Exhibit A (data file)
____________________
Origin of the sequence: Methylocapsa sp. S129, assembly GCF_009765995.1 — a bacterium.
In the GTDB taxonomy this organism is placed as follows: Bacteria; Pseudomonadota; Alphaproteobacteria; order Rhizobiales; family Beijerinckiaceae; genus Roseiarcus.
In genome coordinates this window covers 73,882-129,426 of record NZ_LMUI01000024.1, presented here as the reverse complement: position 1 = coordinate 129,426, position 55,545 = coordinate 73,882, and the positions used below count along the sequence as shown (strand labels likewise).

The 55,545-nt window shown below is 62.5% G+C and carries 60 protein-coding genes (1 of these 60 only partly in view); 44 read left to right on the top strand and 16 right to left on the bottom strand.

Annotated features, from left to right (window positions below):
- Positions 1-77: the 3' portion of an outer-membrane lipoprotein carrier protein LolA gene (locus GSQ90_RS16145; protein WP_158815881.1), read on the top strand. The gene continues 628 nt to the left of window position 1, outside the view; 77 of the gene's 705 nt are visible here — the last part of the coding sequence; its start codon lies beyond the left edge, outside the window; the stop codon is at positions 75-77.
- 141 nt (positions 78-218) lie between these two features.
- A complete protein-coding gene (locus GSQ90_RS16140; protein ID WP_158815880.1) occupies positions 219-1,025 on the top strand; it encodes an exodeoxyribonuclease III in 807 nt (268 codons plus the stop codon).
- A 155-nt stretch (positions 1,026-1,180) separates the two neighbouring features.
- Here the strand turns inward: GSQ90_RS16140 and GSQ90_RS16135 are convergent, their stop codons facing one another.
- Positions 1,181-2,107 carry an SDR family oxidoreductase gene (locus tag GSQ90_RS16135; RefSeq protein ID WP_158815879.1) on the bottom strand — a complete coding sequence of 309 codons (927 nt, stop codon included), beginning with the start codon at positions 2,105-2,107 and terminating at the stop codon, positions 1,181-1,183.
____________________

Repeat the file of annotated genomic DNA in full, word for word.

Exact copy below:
Origin of the sequence: Methylocapsa sp. S129, assembly GCF_009765995.1 — a bacterium.
In the GTDB taxonomy this organism is placed as follows: Bacteria; Pseudomonadota; Alphaproteobacteria; order Rhizobiales; family Beijerinckiaceae; genus Roseiarcus.
In genome coordinates this window covers 73,882-129,426 of record NZ_LMUI01000024.1, presented here as the reverse complement: position 1 = coordinate 129,426, position 55,545 = coordinate 73,882, and the positions used below count along the sequence as shown (strand labels likewise).

The 55,545-nt window shown below is 62.5% G+C and carries 60 protein-coding genes (1 of these 60 only partly in view); 44 read left to right on the top strand and 16 right to left on the bottom strand.

Annotated features, from left to right (window positions below):
- Positions 1-77: the 3' portion of an outer-membrane lipoprotein carrier protein LolA gene (locus GSQ90_RS16145; protein WP_158815881.1), read on the top strand. The gene continues 628 nt to the left of window position 1, outside the view; 77 of the gene's 705 nt are visible here — the last part of the coding sequence; its start codon lies beyond the left edge, outside the window; the stop codon is at positions 75-77.
- 141 nt (positions 78-218) lie between these two features.
- A complete protein-coding gene (locus GSQ90_RS16140; protein ID WP_158815880.1) occupies positions 219-1,025 on the top strand; it encodes an exodeoxyribonuclease III in 807 nt (268 codons plus the stop codon).
- A 155-nt stretch (positions 1,026-1,180) separates the two neighbouring features.
- Here the strand turns inward: GSQ90_RS16140 and GSQ90_RS16135 are convergent, their stop codons facing one another.
- Positions 1,181-2,107 carry an SDR family oxidoreductase gene (locus tag GSQ90_RS16135; RefSeq protein ID WP_158815879.1) on the bottom strand — a complete coding sequence of 309 codons (927 nt, stop codon included), beginning with the start codon at positions 2,105-2,107 and terminating at the stop codon, positions 1,181-1,183.